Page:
And we must demand more comprehensive regulation: As Rachel Maddow pointed out this week (with her outrage well-justified by the facts), a similar spill went on for months about thirty years ago, and the same useless efforts were made then, as now, to stop it. She concludes, correctly, that Big Oil has gotten much better about drilling deeper and deeper (200 feet v. 5,000 feet), with correspondingly higher risks, but not any better at all about stopping it once it happens. Enough.

Avril 50

February 26th, 2010 No comments

The PW (Philadelphia Weekly) is a reliably entertaining, often deliberately provocative, local rag that fuses youth culture, politics, and a kind of literate F***-you attitude. This week’s issue is a cover-to-cover reminder that life is passing me by, as it sets out a quirky buffet of the city’s “hidden treasures” across an inexplicable but somehow coherent band of life. Some you have to read just because of the teaser line (“Best Place to Get Dissed by Skeletor” [a Karaoke MC at a bar]” or “Sports Figure with the Best Vaguely Pornographic Facial Hair” [I’m not going to tell you, but it’s a Phillie]), but most just make you wish you got out more often. Favorite example: Quizzo master Irish John (who really is from Belfast), who explains the rule against using an iPhone to call up answers in a no-nonsense way that we lawyers could learn from: “No Blackberries or iPhones; it’t bullshit and it’s pathetic.” Who’d cheat after that? It’s almost enough to send me back to a brick-sized, proto-phone.

There’s a lot to digest, laugh at, and put on one’s (fantasy) to-do list, so I took a few minutes to read the list a bit more thoroughly this afternoon. There’s a gay theater company (no, I didn’t even know that), and a therapy recovery group that was, insensitively and cluelessly, outed by the “PW Staff.” (Lots of furious comments in response.)  But then I noticed this: “Best Place to Get a a Hard-to-Find Magazine.” It turns out that the place, Avril 50, was only about two blocks from where I was reading, so I thought I might stop by. Since I knew the block well, I figured the place must be new. As I approached, though, the filthy awning told me otherwise.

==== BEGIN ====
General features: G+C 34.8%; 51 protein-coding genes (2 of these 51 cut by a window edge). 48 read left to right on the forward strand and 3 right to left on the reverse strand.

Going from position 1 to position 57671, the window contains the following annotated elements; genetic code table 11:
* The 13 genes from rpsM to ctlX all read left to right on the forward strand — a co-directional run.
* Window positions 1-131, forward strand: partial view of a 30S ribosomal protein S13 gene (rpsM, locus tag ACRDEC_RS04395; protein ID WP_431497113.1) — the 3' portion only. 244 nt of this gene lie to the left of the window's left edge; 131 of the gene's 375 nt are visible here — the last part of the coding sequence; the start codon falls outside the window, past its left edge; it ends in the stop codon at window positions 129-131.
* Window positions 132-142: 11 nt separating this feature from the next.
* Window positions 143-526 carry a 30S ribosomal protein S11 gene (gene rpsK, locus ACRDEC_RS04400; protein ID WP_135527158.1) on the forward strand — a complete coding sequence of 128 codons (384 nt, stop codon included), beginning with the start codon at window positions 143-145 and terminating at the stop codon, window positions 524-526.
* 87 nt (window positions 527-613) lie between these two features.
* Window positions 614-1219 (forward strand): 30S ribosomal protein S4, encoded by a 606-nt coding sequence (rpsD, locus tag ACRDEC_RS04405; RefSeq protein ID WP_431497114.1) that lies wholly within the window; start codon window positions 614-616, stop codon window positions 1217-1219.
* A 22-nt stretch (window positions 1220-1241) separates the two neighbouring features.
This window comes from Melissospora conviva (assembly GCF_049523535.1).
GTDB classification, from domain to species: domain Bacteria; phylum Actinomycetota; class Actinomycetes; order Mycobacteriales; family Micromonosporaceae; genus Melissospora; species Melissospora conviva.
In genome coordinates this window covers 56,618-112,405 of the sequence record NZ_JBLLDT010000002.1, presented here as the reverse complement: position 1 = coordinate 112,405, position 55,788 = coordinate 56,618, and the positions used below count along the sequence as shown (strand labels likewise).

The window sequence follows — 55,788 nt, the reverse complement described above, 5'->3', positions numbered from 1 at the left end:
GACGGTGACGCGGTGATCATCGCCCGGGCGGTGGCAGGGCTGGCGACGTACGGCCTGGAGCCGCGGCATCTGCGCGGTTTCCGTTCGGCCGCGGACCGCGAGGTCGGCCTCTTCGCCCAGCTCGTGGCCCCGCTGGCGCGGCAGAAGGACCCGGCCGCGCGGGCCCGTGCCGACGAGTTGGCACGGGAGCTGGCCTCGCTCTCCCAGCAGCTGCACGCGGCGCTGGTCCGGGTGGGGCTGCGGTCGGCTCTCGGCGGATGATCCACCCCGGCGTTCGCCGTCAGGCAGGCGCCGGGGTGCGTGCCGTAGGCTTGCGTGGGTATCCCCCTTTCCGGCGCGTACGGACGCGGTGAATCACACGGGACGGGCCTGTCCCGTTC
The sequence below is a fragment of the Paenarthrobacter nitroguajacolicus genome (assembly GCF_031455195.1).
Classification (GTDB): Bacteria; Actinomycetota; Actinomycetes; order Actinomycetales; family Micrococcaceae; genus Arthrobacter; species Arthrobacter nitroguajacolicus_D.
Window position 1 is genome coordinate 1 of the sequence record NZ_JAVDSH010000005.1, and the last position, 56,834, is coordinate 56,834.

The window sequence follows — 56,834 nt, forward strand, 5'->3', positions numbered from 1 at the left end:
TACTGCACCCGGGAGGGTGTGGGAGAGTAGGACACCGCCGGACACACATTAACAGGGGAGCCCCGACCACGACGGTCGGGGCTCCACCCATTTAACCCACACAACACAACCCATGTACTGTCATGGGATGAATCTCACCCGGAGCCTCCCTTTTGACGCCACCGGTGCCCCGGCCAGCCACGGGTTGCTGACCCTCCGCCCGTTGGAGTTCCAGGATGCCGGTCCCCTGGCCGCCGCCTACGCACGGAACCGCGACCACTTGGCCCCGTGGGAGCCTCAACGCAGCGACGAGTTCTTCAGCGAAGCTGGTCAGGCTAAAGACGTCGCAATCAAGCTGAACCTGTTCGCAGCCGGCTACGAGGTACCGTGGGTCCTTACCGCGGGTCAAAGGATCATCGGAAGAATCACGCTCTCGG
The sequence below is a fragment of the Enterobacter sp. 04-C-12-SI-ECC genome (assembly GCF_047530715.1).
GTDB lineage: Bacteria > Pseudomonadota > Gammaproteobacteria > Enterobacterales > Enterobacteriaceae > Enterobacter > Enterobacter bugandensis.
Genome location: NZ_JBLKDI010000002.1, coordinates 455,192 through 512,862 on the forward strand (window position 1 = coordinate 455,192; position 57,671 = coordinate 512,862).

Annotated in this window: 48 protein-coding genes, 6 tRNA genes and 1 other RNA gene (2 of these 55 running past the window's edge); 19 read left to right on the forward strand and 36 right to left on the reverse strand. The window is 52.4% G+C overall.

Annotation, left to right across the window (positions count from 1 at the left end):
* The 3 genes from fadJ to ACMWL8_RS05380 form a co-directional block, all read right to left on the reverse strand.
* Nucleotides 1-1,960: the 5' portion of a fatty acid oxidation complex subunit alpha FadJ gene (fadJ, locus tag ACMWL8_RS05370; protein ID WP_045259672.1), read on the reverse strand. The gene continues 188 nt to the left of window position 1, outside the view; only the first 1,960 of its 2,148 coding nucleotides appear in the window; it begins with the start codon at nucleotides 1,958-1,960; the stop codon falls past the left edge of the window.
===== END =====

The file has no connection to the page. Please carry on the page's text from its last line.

It’s been there for 27 years, according to its icy-friendly proprietor, John Shahidi. It’s tiny and tucked between a couple of high-profile restaurants; easy to miss, I guess. Or maybe my lack of visual awareness is world-class.

What magazine would you like? Arthritis Today? It’s there. There was also a periodical I first read as Toast, which I thought showed remarkable optimism on the part of the publisher. (In this issue: “Why Can’t We Get Universal Darkness Settings?”). But wait: It was really Taost, which is about what you’d expect. Then there was The Comedians (America’s Comedy Magazine!), and the $20 dollar Eyemazing, a photo-art mag that might be the only future for printed periodicals. (It doesn’t look nearly as good on the net, but check it out anyway.) Shahidi can’t possibly be surviving on the magazines. (He also sells coffee and fancy tobaccos.) Some of these printed obscurities are backed up several issues deep, so they didn’t sell. Mother Jones, which actually might sell a few copies, cowered, unloved, in a corner, not yet removed from its binding. There are magazines sprawled in disarray to one side of the sales counter. In short, PW’s description of the place as “cozy” might be replaced by “overwhelming, claustrophobic, and unsettling.” But you should see it for yourself — you’ll be “eye-mazed” at the sheer diversity of  interests of these things called “humans” — and places like Avril 50 won’t be around much longer.